Practically speaking, he did this by offering encouragement and guidance to each member … “The Soka Gakkai’s development stems solely from its having provided encouragement to people in their darkest hours—when, for many, the suffering was so overwhelming that suicide seemed the only answer—and helping them resume their lives with courage again through faith.

“The members didn’t love Mr. Toda because he was president. Their profound respect for him came from their personal experiences of opening their lives and becoming happy as a result of his guidance and his encouragement.” (The New Human Revolution, vol. 3, revised edition, pp. 233–34)

Illustration courtesy of Seikyo Press.

Memories of Japanese Dolls

During their visit to Burma (Myanmar), Shin’ichi recalled his oldest brother, a Japanese army soldier who died there during World War II, as well as memories of his mother and family during the war.

One episode in particular illustrates his mother’s inner strength. Toward the end of the war, the family’s house in Kojiya, Kamata Ward, had been designated for demolition to clear a firebreak to prevent fires caused by air raids in one sector from immediately engulfing neighboring areas. They were served a compulsory evacuation notice. Faced with no alternative, they decided to have an extra wing built onto a nearby relative’s house and move in there. They had just transferred all their things into their new home and were preparing to take up residence the very next day, when the air raids started. Their new home sustained a direct hit from an incendiary bomb and burned to the ground. All they managed to save was a single storage chest.

The next morning, stunned, they sifted through the rubble. All their personal belongings had been reduced to ashes except for the storage chest. Not sure what was inside, everyone turned to it with anticipation. When they opened it, however, they were dumbstruck. All it contained was a set of Japanese dolls, the type displayed once a year during the Girls’ Festival. Lying next to it, almost apologetically, was an umbrella. Other than that, the chest was empty.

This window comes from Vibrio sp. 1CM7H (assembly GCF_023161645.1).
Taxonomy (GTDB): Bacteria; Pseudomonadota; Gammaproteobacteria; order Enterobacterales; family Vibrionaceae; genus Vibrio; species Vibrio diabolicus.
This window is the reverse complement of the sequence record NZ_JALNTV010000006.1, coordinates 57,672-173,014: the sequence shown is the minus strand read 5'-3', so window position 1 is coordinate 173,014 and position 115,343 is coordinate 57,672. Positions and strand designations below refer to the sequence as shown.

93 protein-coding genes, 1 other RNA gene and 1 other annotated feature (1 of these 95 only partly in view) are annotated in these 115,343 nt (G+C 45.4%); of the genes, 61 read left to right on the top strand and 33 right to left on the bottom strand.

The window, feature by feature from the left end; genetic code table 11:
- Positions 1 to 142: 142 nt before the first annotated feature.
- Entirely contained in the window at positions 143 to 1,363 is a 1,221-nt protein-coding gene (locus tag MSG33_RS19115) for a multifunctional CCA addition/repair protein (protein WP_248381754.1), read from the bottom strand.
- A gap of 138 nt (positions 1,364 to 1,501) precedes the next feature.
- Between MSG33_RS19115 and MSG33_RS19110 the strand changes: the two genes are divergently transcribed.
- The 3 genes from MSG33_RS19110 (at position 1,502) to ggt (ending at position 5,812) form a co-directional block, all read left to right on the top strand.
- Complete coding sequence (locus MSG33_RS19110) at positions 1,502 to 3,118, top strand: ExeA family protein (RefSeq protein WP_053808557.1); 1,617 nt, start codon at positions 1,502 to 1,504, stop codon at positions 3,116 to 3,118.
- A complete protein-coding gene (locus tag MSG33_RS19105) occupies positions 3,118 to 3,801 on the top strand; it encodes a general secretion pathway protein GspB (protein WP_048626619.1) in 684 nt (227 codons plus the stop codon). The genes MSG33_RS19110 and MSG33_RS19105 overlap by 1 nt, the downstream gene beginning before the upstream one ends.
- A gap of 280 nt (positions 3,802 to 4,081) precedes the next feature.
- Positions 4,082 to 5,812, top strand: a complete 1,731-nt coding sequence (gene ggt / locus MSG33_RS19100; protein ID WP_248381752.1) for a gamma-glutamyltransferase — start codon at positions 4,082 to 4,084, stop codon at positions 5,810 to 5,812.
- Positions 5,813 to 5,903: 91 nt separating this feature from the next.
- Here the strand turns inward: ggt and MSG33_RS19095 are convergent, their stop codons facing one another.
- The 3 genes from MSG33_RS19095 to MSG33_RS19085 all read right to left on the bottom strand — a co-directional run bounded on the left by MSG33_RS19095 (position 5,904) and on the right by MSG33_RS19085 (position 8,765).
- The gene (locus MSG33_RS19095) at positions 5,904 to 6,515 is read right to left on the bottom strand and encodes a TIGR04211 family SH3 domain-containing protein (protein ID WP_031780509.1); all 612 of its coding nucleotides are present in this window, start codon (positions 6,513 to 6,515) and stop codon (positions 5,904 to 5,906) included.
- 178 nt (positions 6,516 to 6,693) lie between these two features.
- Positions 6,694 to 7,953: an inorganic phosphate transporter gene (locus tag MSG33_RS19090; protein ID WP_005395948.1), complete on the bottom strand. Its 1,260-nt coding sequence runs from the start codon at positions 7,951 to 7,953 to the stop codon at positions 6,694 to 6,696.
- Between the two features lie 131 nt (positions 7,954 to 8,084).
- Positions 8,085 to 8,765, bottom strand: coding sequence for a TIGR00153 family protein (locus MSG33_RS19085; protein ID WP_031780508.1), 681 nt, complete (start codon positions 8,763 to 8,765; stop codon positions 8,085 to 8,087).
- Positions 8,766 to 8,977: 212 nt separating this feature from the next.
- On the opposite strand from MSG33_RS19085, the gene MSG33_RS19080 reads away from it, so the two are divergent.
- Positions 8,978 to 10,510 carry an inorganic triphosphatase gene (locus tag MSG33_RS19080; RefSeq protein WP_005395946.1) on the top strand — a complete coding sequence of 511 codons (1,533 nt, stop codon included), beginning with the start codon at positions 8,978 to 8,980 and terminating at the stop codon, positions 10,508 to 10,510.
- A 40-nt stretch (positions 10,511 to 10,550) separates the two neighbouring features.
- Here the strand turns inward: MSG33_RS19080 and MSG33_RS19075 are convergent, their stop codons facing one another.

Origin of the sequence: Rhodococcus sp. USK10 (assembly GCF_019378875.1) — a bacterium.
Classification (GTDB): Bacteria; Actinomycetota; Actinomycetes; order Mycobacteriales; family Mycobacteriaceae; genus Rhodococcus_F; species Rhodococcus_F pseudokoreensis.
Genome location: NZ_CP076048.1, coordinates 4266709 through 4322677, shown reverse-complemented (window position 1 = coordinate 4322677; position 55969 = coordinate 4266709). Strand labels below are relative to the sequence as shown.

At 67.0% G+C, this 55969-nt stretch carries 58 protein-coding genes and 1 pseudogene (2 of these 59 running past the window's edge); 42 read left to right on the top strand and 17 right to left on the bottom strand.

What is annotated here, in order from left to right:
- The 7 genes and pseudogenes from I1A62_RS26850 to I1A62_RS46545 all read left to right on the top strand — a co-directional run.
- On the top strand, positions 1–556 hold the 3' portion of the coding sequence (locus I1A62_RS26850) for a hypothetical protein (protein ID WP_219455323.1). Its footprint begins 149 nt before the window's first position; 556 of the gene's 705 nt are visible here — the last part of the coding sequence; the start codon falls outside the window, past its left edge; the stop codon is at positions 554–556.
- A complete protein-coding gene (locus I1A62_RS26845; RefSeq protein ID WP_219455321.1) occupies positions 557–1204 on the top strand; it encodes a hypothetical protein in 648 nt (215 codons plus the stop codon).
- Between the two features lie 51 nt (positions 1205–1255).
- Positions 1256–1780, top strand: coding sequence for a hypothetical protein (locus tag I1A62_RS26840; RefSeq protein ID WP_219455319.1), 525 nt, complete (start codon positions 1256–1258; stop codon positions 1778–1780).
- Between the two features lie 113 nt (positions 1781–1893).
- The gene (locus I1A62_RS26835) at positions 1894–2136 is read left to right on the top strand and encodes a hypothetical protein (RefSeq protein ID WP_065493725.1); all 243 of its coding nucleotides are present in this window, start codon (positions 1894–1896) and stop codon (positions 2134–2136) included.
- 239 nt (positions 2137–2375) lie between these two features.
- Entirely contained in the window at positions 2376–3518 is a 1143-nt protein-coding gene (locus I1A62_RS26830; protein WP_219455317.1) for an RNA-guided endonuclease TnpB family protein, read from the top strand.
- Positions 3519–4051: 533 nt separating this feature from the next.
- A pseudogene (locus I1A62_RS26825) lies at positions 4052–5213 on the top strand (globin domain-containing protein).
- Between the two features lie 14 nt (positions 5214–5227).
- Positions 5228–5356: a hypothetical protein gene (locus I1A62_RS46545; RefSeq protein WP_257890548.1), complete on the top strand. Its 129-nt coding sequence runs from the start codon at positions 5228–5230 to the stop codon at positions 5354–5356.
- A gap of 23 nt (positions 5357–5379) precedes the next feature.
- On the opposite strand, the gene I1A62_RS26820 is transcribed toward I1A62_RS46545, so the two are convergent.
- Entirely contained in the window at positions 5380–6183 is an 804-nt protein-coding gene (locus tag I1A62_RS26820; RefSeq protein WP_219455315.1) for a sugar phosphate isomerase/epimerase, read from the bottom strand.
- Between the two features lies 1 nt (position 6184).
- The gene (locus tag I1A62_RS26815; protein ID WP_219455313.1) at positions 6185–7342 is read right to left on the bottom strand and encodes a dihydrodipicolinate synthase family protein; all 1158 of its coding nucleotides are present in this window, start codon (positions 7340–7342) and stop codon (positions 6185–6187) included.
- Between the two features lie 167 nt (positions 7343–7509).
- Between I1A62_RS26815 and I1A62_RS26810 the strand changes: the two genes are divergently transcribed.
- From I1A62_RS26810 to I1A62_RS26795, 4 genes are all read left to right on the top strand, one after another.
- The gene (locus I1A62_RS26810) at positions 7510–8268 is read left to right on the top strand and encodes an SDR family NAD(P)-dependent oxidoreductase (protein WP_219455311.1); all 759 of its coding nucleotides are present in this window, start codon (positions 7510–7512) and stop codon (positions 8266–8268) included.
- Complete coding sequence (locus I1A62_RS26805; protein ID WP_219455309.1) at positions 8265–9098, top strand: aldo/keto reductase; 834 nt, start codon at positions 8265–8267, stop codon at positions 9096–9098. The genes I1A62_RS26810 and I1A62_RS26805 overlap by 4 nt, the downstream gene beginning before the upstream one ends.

Shin’ichi and his younger brother had managed to rescue it from their burning house with much physical effort and at considerable personal risk. Now, seeing the contents, Shin’ichi felt his energy drain out of him.

They all gazed at the dolls with hollow looks of resentment. Then Shin’ichi’s mother said, “I bet we’ll soon be living in a house where we can display these dolls again!”

She must have been as disappointed as the rest of the family, but she made an effort to be bright. They were cheered by her resolute spirit and felt a surge of courage. Their laughter rang out across the charred landscape. Burning within her heart was a powerful, indomitable fighting spirit. (NHR-3, revised edition, 259–60)

The chapter summary was originally published in the December 5, 2018, Seikyo Shimbun, while the “Unforgettable Scene” was originally published in the December 12, 2018, issue.

Key Passage

When disciples have a seeking spirit toward their mentor and determine to fight alongside him, then the mentor’s life—the mentor’s commitment to kosen-rufu—pulses and flows through the disciples’ veins. (NHR-3, revised edition, 291)

Volume 3: Chapter Three—The Buddha

Excerpts From Nichiren’s Writings in Volume 3